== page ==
By Tasha McDonald
When I was first told I’d be attending The Greeley Stampede I wasn’t sure what to think.
While my expectations consisted of typical western movies I was forced to endure as a child, I was quite excited at the thought of seeing a “real life cowboy” – something that, as a girl from London, I could only imagine.
After setting off in my denim shorts and checked shirt feeling quite the part, I entered into a world of bright lights, rides, country music and most importantly cowboys. It was everything I could have hoped for and more, chaps, cowboy boots, hats, and a great deal of denim.
As I wandered through the various stalls, what struck me most was the range of clothing on offer. From the traditional cowboy hats and boots to Native American headdresses, there was something for every age and interest.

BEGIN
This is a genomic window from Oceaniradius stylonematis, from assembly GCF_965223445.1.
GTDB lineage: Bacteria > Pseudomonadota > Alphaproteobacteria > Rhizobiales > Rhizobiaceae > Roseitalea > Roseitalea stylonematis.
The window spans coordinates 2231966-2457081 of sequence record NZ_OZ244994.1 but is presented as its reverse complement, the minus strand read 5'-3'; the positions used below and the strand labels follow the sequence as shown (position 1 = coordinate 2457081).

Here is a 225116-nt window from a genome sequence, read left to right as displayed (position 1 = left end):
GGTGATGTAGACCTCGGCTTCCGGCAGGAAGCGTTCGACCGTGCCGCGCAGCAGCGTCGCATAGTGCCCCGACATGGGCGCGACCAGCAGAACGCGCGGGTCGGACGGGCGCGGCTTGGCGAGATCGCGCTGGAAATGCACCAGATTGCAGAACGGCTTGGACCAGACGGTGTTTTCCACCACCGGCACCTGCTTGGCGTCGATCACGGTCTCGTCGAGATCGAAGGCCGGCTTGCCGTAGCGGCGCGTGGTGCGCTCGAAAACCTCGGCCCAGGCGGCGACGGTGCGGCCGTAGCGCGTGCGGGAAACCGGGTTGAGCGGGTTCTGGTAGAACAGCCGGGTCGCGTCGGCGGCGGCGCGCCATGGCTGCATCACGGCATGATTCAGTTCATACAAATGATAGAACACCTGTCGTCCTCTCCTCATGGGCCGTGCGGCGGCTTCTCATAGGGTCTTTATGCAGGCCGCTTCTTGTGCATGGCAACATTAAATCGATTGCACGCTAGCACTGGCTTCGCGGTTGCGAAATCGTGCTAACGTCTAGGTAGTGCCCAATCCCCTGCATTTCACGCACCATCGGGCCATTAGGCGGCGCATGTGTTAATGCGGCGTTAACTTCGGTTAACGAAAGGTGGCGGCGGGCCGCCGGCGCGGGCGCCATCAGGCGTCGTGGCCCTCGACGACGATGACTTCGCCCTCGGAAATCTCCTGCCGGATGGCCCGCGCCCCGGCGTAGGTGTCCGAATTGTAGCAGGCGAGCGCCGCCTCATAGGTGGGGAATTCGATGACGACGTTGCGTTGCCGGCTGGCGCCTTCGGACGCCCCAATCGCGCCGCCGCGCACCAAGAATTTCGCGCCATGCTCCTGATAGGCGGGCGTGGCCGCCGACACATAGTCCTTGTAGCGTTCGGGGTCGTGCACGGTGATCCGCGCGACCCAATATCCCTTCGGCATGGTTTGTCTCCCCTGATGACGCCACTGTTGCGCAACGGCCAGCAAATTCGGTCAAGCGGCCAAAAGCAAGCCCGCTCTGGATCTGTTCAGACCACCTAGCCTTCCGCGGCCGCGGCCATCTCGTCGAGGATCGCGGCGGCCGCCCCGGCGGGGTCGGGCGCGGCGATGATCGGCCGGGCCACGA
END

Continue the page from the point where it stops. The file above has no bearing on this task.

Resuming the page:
Prices ranging from $8 pink cowboy hats to $200 hand crafted ones; the quality was remarkable, generations of families creating garments that will be worn for years.
As a lover of shoes and boots in particular, I felt it would be criminal not to head home without a pair of genuine cowboy boots– what better place to buy them than a rodeo?
After deliberating for about forty-five minutes on length and colour, the sales assistant asked me how often I ride as I should consider that in my choice of boot? After staring at her blankly for at least 30 seconds I realised she was talking about horse riding. It had never occurred to me that what I had considered “fashion” or “fancy-dress” was still used in everyday life and that the cowboy industry is still very much active in Western American society.
Although a new, exciting and truly surreal experience for me, for the annual Greeley Stampede attendees this is a true tradition, part of their culture and something which they take as seriously as part of their heritage. Aside from my slightly dented bank account and new obsession with cowboys, I can honestly say it was one of the most inspiring and eye-opening evenings I’ve ever had.
Feeling truly immersed in the culture, this was a wonderful opportunity which I can only hope others get the chance to experience.